I would be appalled, no, I would be APPALLED if my DP had done this to our nanny.

(you don't actually do his ironing and manage the cleaner as well do you? he's needs a wake-up, these are tasks that are outsourced because you both work, not because you work, so he needs to take equal accountability for those too).

Goingtobeawesome Fri 29-Jan-16 14:50:05

You haven't made your bed. If he isn't who you thought he was you don't have to stay with him. I'm not saying LTB, but he has a bad attitude to your nanny and I'd be thinking who else he has a bad attitude towards.

Did you miss your night out?

HermioneJeanGranger Fri 29-Jan-16 14:53:41

Hang on, if he was out until 11pm, does that mean you had to cancel your night out to relieve the nanny?

Cheeky git. Unacceptable and I would let him know that.

Veritat Fri 29-Jan-16 14:53:49

Has he said what he would have done if she'd just said "Sorry, I can't stay late, I've got other arrangements"?

diddl Fri 29-Jan-16 14:57:12

Well as long as he's alright, eh?

Abraid2 Fri 29-Jan-16 14:57:49


The OP said:

As it happens, I had work to do and DD has been a bit poorly so I wanted to tuck her in, so I came home 7.15

Chrysanthemum5 Fri 29-Jan-16 15:05:25

YANBU. Why do you do all the mornings and half the evenings? Why do you have do all the organising for the house? It sounds like he thinks you/your work are less important than his work.

Did you miss your night out? And if you came home early because your child was ill why didn't he bother to do that as well?

It all adds up to someone who doesn't sound like a kind person (although I appreciate we only know your side). I think I'd have a serious talk with him.

And straight away I'd be doing mornings or evenings but not both.

KatharinaRosalie Fri 29-Jan-16 15:05:37

No it really doesn't matter if you sometimes arrive early or give her an unexpected day off, that's your discretion. I've had similar discussions with my DH - no, we can't be half an hour late picking the kids up just because we were late dropping them off. the nanny is paid for being available for her contracted hours.

Your DH was very unreasonable. Little less unreasonable if she kindly asked the nanny if this was possible and that of course she would be paid extra - but by your description, it sounds like he just informed her he will be late. In this case VVVV U

OzzieFem Fri 29-Jan-16 15:06:02

So DP told the nanny he would be home at 9pm instead of 7.30pm but did not show up until 11pm "steaming drunk"? What was the nanny supposed to do if you had not arrived home unexpectedly? Leave a 13 month old baby in his care?

As for his boozing, it sounds like this is becoming a problem and he may need professional help (AA). Is there something going wrong at work that is causing this reaction?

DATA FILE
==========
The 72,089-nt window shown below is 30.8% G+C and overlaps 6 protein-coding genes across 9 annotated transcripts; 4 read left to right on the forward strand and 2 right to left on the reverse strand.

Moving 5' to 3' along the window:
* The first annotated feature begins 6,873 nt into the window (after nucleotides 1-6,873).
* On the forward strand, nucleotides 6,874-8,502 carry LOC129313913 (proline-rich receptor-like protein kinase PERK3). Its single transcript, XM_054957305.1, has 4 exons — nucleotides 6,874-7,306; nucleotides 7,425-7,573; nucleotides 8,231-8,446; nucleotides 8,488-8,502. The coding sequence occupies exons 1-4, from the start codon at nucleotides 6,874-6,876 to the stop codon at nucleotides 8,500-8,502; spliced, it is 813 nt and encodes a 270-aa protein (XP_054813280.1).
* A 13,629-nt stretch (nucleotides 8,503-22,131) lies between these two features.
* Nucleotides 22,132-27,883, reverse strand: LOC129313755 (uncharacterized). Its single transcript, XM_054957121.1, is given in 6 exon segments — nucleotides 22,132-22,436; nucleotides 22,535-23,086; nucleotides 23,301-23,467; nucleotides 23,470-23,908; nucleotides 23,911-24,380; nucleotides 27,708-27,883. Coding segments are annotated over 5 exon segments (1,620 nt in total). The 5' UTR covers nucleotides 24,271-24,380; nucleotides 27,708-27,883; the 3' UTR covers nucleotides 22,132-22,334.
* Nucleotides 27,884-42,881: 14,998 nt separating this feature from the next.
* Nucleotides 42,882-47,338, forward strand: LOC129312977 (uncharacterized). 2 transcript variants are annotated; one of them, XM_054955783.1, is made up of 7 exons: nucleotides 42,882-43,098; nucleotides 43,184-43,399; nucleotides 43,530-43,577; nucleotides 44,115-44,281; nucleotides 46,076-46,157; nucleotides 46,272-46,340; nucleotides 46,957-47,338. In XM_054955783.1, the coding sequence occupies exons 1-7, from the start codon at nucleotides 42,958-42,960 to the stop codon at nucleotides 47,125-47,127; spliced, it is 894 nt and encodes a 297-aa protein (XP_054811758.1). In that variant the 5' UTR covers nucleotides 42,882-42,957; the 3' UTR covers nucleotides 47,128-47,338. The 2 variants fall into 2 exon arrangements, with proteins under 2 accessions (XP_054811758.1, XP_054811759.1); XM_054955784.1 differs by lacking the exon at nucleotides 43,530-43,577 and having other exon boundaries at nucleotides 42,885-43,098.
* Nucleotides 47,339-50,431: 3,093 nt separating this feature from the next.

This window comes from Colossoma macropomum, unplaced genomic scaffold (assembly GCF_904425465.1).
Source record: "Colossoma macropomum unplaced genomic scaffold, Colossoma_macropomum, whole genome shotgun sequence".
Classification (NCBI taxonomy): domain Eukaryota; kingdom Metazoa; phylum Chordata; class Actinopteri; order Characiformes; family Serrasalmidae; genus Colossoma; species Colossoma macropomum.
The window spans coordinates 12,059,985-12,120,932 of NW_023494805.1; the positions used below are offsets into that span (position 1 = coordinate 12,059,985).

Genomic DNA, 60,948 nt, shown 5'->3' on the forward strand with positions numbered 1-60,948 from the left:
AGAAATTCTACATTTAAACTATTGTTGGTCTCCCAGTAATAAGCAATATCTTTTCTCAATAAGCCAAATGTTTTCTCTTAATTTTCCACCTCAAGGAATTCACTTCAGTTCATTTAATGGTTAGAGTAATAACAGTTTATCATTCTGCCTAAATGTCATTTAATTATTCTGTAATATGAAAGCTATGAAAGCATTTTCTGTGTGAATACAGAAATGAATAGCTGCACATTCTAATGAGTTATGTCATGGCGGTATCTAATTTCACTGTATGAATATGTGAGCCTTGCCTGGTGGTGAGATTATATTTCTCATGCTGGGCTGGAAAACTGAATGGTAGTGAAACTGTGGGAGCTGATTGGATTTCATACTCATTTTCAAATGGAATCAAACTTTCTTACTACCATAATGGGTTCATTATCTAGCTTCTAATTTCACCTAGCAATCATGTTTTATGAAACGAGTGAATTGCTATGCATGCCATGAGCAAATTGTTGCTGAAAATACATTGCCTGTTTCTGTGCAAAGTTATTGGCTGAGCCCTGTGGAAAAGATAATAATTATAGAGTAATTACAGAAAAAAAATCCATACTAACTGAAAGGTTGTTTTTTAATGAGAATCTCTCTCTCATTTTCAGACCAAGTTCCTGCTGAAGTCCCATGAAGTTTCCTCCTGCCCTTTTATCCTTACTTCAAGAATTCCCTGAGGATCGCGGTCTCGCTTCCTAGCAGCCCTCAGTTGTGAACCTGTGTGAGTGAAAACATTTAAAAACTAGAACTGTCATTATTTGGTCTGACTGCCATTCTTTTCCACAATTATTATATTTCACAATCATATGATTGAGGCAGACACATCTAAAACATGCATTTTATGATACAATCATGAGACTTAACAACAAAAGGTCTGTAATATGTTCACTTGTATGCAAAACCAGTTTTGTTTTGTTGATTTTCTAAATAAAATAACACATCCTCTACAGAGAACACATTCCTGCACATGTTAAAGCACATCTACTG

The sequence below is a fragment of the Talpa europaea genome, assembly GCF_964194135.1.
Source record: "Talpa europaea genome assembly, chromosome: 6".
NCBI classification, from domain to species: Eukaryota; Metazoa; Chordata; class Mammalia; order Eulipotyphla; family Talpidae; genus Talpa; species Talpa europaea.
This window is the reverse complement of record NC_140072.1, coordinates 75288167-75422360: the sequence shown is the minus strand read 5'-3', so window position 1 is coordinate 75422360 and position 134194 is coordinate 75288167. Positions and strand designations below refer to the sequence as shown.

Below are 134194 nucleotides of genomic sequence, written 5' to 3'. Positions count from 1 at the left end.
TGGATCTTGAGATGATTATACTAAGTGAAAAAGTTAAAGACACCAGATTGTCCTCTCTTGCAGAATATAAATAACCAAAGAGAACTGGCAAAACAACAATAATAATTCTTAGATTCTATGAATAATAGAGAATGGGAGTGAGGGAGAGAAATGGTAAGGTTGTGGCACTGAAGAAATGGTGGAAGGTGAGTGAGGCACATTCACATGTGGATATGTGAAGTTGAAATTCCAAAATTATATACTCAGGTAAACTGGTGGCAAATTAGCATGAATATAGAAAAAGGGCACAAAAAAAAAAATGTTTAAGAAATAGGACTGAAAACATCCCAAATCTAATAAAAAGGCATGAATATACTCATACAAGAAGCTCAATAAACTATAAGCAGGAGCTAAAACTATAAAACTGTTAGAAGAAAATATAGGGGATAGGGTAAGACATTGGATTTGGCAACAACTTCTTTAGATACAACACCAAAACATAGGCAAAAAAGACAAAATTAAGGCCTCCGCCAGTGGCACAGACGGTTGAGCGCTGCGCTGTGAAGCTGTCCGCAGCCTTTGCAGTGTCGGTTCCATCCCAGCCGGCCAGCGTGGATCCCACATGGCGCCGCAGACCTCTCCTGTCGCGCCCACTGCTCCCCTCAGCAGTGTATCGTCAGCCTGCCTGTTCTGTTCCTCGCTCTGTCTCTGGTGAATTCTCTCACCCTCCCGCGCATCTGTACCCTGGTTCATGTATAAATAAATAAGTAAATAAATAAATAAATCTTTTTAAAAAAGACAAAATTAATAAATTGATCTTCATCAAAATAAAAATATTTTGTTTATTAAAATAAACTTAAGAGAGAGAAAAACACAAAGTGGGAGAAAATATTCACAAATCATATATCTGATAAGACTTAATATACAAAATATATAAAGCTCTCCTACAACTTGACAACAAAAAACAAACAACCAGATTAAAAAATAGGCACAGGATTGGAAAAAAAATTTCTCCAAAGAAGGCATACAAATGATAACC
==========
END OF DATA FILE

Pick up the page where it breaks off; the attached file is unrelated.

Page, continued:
Either way this is a serious problem and needs to be sorted out before marriage. You are both lawyers so you will know what steps you need to take. There are THREE members in this family to be considered, not just two.

HermioneJeanGranger Fri 29-Jan-16 15:07:24

*The OP said:

As it happens, I had work to do and DD has been a bit poorly so I wanted to tuck her in, so I came home 7.15*

I know, but the plan should have been that the DP arrived home soon after so OP could go out, no?

So if he didn't get home until 11pm and they had an argument, it reads as though she had to cancel her night out so the nanny could leave?

HermioneJeanGranger Fri 29-Jan-16 15:07:47

Oops, bold fail!

RubbleBubble00 Fri 29-Jan-16 15:08:42

Not on. He needs to put his hand in his pocket and pay nanny overtime - I'd hit him for double her hourly rate

HappyHeart87 Fri 29-Jan-16 15:11:24

For what it's worth, OP, you seem very insightful about what's going on with your DP, and measured in your view of it.

And of course YANBU - his attitude towards the nanny is disrespectful and short sighted.

3littlefrogs Fri 29-Jan-16 15:11:44

Your DH is being inconsiderate and unfair - to you and the nanny.

He has his 2 nights out booked - he should not have been out drinking unexpectedly unless there was a very, very good reason.

I had a friend, years ago, who was employed as a nanny for a couple of lawyers. While she was well paid, she left because of exactly this sort of behaviour. She felt that she was not treated with respect and consideration for the fact that she actually had a life outside work, and she was fed up of being expected to cancel her own plans at short notice.

ObsidianBlackbirdMcNight Fri 29-Jan-16 15:11:45

Your dp is an arrogant twat.

Adeleslostbeehive Fri 29-Jan-16 15:15:26

He did dry January went for a night out, came home plastered at 11 and needs AA? Jeez woman, AA would have to take over football stadiums for meetings if that were the criteria

OP, totally not on. I've nannied and this wasn't massively unusual but is still massively taking the piss. Hard to know what to do to stop it happening again though, if he doesn't understand its wrong.

diddl Fri 29-Jan-16 15:25:56

"He did dry January went for a night out, came home plastered at 11 and needs AA?"

Well he might not need AA.

But then he hasn't even managed dry January, has he?

Not only that, but he didn't manage to not get plastered on a night out!